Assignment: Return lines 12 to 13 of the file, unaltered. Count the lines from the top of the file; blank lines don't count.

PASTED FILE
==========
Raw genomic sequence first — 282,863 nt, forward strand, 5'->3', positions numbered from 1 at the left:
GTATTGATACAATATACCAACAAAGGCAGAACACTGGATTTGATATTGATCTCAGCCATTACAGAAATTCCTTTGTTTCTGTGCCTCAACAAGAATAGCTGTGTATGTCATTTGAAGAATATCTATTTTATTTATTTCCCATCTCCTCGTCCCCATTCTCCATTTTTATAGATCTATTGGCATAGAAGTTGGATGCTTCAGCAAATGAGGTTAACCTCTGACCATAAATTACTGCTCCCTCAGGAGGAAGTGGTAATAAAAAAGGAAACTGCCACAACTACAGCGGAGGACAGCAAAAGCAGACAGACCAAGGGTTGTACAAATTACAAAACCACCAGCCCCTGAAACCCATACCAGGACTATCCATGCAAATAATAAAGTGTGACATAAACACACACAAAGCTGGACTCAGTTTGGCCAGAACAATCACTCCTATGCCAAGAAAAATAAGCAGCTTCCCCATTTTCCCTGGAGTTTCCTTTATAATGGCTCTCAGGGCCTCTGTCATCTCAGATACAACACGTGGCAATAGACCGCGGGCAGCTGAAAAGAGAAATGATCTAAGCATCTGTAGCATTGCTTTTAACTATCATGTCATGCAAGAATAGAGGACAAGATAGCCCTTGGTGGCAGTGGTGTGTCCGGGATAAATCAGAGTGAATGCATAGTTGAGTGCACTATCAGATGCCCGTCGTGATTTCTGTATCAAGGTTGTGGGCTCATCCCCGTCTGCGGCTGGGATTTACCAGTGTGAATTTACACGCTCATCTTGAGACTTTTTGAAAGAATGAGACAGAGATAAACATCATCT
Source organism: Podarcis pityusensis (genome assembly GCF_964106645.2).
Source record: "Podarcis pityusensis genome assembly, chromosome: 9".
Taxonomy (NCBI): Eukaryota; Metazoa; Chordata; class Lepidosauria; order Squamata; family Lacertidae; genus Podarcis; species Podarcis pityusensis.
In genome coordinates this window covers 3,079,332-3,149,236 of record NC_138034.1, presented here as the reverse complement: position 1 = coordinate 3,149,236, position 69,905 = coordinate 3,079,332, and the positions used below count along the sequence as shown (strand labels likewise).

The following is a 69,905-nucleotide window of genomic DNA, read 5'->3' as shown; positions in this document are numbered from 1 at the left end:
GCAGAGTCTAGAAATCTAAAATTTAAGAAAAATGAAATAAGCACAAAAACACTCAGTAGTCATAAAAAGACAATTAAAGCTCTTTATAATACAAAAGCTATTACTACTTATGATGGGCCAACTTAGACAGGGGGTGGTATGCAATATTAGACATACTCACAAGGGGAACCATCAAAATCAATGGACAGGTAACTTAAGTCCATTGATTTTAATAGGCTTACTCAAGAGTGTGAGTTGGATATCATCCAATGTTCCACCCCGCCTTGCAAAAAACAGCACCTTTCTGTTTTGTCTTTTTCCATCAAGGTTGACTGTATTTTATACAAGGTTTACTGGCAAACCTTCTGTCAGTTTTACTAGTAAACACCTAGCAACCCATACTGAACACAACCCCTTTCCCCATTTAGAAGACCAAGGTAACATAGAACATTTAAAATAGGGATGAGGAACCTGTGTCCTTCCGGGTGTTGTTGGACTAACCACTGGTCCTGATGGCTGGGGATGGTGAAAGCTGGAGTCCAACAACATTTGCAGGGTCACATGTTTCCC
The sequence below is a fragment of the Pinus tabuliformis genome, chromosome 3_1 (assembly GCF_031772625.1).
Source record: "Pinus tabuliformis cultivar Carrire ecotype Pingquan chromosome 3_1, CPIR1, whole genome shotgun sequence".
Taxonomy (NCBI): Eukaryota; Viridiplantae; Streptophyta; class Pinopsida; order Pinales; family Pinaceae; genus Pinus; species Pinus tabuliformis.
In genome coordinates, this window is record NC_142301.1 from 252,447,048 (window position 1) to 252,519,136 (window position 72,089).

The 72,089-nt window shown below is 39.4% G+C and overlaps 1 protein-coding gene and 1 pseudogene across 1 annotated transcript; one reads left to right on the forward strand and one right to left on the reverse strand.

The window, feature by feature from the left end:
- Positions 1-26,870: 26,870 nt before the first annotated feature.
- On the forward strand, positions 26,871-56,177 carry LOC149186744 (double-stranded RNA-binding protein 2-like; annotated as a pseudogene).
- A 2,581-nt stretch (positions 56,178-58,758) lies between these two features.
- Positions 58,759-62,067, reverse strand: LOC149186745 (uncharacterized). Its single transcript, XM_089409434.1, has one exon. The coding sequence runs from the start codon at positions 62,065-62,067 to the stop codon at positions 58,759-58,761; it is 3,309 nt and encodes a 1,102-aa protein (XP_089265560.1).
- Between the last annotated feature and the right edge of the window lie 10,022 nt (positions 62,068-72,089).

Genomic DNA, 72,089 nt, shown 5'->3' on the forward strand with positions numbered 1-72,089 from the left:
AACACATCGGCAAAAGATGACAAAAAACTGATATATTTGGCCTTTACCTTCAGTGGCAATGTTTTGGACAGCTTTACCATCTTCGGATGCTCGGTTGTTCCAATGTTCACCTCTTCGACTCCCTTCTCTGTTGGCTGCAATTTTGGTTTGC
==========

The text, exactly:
In genome coordinates, this window is record NC_142301.1 from 252,447,048 (window position 1) to 252,519,136 (window position 72,089).

The 72,089-nt window shown below is 39.4% G+C and overlaps 1 protein-coding gene and 1 pseudogene across 1 annotated transcript; one reads left to right on the forward strand and one right to left on the reverse strand.